Boring right? Wrong! It spans everything you do in a Discovery phase. Financial business targets always need to be in view and your budget is effectively another capacity measure. You may also influence future budgets with the outcome of this work – income generation or cost cutting projects in the Public Sector for example. Then of course, knowing the current in-year position is key to ensuring any future decisions are based on the most up to date information.
Much like your staffing data, some variety of data points and the ability to align it to different parts of your organisation is important. Examples would be the ability to interrogate the data by month and ledger name or code, as well as having enough initial analysis to be able to understand this then by, area, team, budget holder etc.
If you are contracting with any third parties to support your service or product delivery, you will effectively need to understand what you are getting from them in relation to the three areas above. For example:
- Capacity and Demand – Does the contract have demand limits, such as product volume, customer numbers etc.?
- Resources – What support does the contract deliver? What’s the scope and limitations of delivery? How many people, hours etc?
- Finance – What’s the annual cost? What costs are fixed, what costs are variable? What period does it cover? Are there any ceilings or floors or any tipping points where when you get over a certain volume, then costs can change?
In the event you don’t currently outsource any part of your service or product delivery, it’s still very likely to come up later as an option to support your Business Case.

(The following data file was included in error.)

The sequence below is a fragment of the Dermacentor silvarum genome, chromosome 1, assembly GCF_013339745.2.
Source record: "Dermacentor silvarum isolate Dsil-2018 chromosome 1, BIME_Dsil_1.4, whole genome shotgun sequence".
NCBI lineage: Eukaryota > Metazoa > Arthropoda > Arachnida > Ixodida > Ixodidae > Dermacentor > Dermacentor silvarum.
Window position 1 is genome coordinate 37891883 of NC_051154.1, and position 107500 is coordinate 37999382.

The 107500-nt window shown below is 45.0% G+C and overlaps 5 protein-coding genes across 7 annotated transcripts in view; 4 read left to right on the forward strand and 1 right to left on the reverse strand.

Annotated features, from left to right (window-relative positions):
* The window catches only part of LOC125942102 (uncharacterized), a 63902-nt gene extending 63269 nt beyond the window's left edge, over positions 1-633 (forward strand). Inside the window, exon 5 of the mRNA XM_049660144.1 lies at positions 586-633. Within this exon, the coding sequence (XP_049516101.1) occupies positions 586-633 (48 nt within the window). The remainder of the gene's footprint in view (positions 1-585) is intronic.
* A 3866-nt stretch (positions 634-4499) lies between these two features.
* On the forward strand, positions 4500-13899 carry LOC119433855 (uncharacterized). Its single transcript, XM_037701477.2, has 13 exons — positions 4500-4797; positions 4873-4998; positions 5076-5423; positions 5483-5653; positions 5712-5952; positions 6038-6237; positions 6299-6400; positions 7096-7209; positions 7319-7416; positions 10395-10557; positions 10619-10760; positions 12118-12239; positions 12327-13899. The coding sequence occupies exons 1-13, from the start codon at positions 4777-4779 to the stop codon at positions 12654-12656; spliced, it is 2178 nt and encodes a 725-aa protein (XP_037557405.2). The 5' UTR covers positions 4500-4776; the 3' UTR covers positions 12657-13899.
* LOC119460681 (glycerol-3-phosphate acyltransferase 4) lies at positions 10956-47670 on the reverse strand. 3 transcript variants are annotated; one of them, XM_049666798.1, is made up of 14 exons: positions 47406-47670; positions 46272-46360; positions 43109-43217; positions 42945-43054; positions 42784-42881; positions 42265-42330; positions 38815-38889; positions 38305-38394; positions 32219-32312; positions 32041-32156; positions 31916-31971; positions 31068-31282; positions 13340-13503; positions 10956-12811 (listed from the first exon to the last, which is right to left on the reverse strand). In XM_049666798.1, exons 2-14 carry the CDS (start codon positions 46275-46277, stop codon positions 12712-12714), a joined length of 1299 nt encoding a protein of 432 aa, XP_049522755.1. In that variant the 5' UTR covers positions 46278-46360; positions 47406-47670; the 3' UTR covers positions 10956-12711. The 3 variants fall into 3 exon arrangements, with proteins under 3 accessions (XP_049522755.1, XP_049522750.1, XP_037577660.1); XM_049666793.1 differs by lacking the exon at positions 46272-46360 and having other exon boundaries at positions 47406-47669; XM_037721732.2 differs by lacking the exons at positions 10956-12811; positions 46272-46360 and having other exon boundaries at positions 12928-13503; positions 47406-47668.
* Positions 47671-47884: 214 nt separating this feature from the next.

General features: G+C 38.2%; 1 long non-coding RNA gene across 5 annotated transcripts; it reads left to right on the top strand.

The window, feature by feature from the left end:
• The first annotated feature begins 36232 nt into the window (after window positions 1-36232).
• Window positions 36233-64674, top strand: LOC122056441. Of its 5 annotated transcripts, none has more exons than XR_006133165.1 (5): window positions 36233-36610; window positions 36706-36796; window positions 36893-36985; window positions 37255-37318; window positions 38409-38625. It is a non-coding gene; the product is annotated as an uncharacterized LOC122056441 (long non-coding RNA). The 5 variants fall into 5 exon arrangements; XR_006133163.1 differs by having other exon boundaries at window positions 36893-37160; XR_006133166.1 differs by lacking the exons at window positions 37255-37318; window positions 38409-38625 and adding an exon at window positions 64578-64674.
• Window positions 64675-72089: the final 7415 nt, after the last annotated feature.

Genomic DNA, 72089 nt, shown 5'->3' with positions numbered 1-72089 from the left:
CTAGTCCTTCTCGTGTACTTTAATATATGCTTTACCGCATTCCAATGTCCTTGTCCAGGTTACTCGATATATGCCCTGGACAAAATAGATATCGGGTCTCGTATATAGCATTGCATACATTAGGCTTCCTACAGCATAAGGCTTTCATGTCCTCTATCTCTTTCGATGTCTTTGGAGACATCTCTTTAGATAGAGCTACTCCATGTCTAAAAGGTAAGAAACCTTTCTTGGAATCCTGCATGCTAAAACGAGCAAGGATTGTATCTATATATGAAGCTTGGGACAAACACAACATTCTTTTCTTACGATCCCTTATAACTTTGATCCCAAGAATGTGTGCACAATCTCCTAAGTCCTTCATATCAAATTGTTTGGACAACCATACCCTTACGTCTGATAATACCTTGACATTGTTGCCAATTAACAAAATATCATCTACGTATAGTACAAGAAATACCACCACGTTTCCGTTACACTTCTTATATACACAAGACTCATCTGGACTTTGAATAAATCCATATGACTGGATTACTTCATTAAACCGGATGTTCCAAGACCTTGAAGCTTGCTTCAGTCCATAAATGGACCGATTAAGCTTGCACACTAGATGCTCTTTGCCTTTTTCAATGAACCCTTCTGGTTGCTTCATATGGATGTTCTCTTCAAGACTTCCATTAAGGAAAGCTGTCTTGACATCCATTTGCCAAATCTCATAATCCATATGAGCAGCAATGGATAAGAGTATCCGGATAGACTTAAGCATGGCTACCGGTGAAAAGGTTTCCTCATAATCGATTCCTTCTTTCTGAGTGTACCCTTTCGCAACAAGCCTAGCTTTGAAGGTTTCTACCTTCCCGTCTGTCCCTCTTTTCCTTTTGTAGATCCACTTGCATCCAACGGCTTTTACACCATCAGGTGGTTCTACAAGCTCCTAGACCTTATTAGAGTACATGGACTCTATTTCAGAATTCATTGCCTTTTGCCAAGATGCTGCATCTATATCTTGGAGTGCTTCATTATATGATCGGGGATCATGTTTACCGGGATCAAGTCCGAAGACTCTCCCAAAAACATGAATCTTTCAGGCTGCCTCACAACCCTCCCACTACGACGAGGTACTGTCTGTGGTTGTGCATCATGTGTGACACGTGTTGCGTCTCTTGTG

You can never have too much data and information as it’s usually always easier to clean and filter it than it is to go and gather more and combine it.
Build data relationships
As I’ve started to reference above, the real value in Discovery comes from the relationships you build between all the information you gather. The ease of creating these relationships will absolutely depend on how aligned your different pieces of data and information are, but if it’s not in good shape, it’s well worth the likely manual effort to give this exercise a boost in quality.
Indeed, maintaining these data and information relationships and being able to draw on them to dynamically enhance your day-to-day business decision making, is one that can create a whole new stream of transformation activity. A good quality Discovery exercise can only serve to validate and support.
Creating these links and relationships between your areas of Discovery, not only enhances your understanding at this stage, but as you move on to fully develop your Analysis and Insights on the particular service area or product, it then sets you up nicely to create and model Scenarios and Options – both of which I will cover in more detail next time.
For help and guidance on your Operating Model Transformation or Service Design reach out to Steve here or on LinkedIn.